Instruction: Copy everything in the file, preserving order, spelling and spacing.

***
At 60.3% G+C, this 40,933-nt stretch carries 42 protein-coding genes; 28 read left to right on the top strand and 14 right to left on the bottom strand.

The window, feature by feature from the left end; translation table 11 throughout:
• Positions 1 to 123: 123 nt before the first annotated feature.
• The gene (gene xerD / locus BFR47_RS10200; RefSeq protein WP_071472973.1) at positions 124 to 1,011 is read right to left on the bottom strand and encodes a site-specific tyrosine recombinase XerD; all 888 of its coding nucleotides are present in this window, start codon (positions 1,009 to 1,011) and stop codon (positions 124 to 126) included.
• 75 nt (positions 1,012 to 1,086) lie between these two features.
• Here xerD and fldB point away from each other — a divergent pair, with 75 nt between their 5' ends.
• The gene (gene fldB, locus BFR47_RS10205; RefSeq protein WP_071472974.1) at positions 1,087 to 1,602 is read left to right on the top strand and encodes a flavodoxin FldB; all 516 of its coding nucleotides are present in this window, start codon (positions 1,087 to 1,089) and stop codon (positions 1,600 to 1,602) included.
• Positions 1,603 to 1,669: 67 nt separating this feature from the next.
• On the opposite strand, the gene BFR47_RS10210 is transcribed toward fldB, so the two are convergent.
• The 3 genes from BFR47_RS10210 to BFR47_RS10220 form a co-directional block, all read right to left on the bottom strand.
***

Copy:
At 60.3% G+C, this 40,933-nt stretch carries 42 protein-coding genes; 28 read left to right on the top strand and 14 right to left on the bottom strand.

The window, feature by feature from the left end; translation table 11 throughout:
• Positions 1 to 123: 123 nt before the first annotated feature.
• The gene (gene xerD / locus BFR47_RS10200; RefSeq protein WP_071472973.1) at positions 124 to 1,011 is read right to left on the bottom strand and encodes a site-specific tyrosine recombinase XerD; all 888 of its coding nucleotides are present in this window, start codon (positions 1,009 to 1,011) and stop codon (positions 124 to 126) included.
• 75 nt (positions 1,012 to 1,086) lie between these two features.
• Here xerD and fldB point away from each other — a divergent pair, with 75 nt between their 5' ends.
• The gene (gene fldB, locus BFR47_RS10205; RefSeq protein WP_071472974.1) at positions 1,087 to 1,602 is read left to right on the top strand and encodes a flavodoxin FldB; all 516 of its coding nucleotides are present in this window, start codon (positions 1,087 to 1,089) and stop codon (positions 1,600 to 1,602) included.
• Positions 1,603 to 1,669: 67 nt separating this feature from the next.
• On the opposite strand, the gene BFR47_RS10210 is transcribed toward fldB, so the two are convergent.
• The 3 genes from BFR47_RS10210 to BFR47_RS10220 form a co-directional block, all read right to left on the bottom strand.